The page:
Adding noxious chemicals into the air that are not naturally occurring can have detrimental effects on the environment.
Living organisms that require air to breathe may feel the effect of a disrupted chemical balance in the atmosphere, which can lead to severe health complications. This is the case for humans, with evidence concluding that cancers can be developed from inhaling first-hand or second-hand cigarette smoke, for example.
Another effect of certain chemicals being released into the air is an increased effect of climate change. Cigarette smoke, for example, has been found to directly contribute to increased levels of carbon dioxide in the atmosphere, but vapour from vaping has had much fewer long-term studies, due to vaping’s recent emergence.
With heightened global pressure to reduce carbon emissions and carbon footprints, LiQuid investigates the effects of vaping on air pollution, drawing comparisons to known harmful contributors, such as car exhausts and cigarette smoking.
Can cigarette smoke heighten pollution levels?
Extensive studies of the contents of cigarette smoke and their effects on the human body conclude severe health detriments to living organisms who inhale the smoke.
However, the noxious effect of cigarette smoke is not only felt by humans. The 70 carcinogenic chemicals found in a single cigarette’s smoke, can also harm the environment.
Carbon dioxide and methane - while not lethal to humans in such small quantities - are found in cigarette smoke, and both contribute to atmospheric pollution. These decrease the air quality for all living organisms needing air to survive, from plants to animals.
Vaping indoors may be harmful to air quality
A study conducted in 2018, published in the Journal of Exposure Science and Environmental Epidemiology, evaluated the air quality inside a vaping convention.
The event, held in a large indoor facility in Maryland, US, gathered hundreds of individuals sharing an interest in vaping. The convention encouraged the attendees to vape indoors, allowing for a study on the air quality.
From the convention, the study found an increased level of nicotine in the air. In fact, the level of nicotine in the air was found to be similar to cigarette smoke, raising questions about the effect of second-hand vapour.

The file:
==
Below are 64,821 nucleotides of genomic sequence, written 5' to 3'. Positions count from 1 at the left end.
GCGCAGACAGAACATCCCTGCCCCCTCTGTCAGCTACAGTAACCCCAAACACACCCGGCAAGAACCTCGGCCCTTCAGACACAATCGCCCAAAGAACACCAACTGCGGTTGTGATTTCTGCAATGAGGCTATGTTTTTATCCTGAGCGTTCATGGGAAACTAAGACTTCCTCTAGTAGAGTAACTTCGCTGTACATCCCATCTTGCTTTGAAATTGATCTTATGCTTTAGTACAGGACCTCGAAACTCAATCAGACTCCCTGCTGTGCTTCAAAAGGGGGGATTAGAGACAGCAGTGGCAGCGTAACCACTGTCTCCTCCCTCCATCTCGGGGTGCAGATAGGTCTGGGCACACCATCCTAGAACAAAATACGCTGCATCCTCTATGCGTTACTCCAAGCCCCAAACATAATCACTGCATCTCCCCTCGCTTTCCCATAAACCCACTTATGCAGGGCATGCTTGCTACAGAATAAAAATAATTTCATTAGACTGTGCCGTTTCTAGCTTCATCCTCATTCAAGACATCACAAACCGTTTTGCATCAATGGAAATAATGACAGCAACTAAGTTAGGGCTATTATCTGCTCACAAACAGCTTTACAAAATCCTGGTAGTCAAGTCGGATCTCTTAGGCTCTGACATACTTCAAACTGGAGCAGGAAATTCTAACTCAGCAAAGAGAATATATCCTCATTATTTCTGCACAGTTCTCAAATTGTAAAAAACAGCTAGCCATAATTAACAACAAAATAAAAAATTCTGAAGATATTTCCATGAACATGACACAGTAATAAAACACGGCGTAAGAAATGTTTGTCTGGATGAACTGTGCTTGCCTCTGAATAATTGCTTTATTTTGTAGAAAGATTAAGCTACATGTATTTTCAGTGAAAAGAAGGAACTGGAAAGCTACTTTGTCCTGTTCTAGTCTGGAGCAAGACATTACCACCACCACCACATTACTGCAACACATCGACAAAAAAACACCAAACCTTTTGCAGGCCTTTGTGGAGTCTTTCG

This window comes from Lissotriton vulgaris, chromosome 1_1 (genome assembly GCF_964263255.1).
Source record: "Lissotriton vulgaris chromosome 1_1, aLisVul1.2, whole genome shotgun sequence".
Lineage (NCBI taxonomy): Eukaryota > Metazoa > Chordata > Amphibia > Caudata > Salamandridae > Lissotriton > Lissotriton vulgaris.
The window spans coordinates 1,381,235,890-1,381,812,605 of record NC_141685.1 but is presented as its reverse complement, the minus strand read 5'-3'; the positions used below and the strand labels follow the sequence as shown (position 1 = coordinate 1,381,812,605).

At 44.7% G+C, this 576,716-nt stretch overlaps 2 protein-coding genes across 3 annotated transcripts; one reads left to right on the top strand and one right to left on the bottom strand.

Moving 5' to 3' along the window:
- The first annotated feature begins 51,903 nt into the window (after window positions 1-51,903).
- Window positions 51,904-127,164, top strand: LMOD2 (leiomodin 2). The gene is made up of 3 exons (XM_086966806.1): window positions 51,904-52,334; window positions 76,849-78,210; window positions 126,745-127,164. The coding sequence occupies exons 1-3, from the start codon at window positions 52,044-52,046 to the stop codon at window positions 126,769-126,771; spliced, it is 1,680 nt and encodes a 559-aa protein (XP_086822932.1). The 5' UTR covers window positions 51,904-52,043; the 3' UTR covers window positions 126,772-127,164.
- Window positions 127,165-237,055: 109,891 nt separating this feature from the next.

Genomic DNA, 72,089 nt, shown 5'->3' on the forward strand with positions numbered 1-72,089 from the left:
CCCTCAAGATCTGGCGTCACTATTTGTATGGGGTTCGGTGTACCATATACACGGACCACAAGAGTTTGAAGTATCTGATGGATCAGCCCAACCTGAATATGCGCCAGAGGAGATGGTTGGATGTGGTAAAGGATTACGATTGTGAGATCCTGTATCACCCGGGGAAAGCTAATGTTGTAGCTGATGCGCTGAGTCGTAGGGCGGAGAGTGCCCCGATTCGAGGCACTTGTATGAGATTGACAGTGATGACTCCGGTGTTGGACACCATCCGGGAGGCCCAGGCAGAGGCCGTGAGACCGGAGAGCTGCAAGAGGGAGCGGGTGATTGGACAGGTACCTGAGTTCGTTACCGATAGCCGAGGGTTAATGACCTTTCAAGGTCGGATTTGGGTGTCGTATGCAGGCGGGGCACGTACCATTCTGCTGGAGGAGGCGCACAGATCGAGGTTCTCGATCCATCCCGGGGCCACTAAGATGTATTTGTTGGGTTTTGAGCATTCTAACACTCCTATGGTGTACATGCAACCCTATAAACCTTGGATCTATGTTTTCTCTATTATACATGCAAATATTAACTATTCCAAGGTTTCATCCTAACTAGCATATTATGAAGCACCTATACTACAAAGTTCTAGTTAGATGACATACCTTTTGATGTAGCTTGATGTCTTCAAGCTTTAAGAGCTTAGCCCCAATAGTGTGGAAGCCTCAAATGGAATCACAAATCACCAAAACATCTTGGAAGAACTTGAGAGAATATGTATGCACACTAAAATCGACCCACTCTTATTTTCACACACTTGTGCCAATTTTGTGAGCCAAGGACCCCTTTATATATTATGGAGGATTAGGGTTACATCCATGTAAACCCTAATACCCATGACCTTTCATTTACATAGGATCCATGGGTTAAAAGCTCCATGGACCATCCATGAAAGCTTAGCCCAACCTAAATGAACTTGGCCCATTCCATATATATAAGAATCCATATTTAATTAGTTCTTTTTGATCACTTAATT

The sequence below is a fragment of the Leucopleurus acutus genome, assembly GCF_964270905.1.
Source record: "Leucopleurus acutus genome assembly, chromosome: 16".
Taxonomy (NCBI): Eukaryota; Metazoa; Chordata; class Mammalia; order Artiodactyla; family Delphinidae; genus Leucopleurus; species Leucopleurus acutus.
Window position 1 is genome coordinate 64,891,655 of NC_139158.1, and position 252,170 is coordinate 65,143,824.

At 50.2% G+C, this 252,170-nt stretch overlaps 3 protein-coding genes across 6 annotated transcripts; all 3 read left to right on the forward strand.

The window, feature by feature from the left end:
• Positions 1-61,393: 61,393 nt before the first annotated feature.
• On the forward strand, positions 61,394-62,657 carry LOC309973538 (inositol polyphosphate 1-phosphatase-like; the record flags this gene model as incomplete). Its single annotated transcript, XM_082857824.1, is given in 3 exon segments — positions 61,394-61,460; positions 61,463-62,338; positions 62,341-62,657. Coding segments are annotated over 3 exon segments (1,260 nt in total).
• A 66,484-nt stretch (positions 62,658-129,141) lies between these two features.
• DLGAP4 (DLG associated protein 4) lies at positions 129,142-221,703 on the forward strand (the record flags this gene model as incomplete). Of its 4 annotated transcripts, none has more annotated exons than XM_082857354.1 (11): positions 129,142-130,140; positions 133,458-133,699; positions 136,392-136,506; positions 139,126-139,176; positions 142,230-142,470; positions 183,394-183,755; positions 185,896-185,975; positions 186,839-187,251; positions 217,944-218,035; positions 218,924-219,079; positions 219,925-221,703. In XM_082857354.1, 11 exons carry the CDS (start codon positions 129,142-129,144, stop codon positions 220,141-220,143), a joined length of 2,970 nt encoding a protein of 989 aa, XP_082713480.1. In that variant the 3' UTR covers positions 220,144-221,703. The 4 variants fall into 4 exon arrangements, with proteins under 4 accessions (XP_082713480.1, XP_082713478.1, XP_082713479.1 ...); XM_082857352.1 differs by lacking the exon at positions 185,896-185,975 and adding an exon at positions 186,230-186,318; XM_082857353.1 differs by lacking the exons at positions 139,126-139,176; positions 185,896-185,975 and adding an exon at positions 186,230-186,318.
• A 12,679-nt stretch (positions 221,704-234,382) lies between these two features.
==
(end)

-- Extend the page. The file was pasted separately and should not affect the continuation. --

It is known that second-hand nicotine inhalation can affect bystanders in similar ways to first-hand exposure; increased blood pressure and heart rate are amongst the most pertinent effects. If vapour can increase the nicotine levels in the air, it is possible that it can have harmful effects on the environment. However, the effects must be weighed against other known contributors of atmospheric damages.
While there isn’t much to be done about potential air pollution yet, there are other ways vaping manufacturers can be more responsible for their operations and try to make the industry more sustainable. At LiQuid for example we use 100% recycled PCR PET 10ml bottles, to reduce plastic consumption when producing our e-liquid ranges. You can learn more about what we do for the environment in our Corporate Social Responsibility Policy.
Smoke from cigarettes may pollute more than cars
To put the environmental effect of vaping and cigarette smoke into perspective, a 2004 study showed that smoke from cigarettes produces 10 times more air pollution than a diesel car exhaust.
Air pollution is measured by the levels of particulate matter in the air - solid or liquid drops that float and stick to objects, containing harmful chemicals.
In the experiment, a diesel car was left to run inside an enclosed garage for an hour. Then, the experiment was repeated with cigarette smoke, which led to the result of a high level of particulate matter in the air - 10 times higher than the air around the diesel engine, and a further 15 times higher than the level found outdoors.
Vaping disruptive to the chemical balance in the air
There is some evidence to suggest that nicotine levels in the air indoors are likely increased by vaping. However, the air quality is harmed substantially less by vaping than smoking.
It is estimated that vaping is 95% safer than cigarettes - mainly due to the lack of carcinogenic chemicals within - but the absence of, as we know, carbon dioxide and methane in vapour render vapour much less harmful to air quality than cigarette smoke.
BBC’s Science Focus magazine presented the idea that smoking may in fact be better for the environment than vaping. That is because on average, cigarette smokers live 10 years less than non-smokers, avoiding a decade’s worth of harmful emissions - much less than any amount of CO2 possibly produced by cigarettes.
Extend your vaping knowledge
LiQuid is dedicated to researching and sharing knowledge on vaping and its effects. To learn more about what vaping does to the body and the environment, visit our Vape Hub.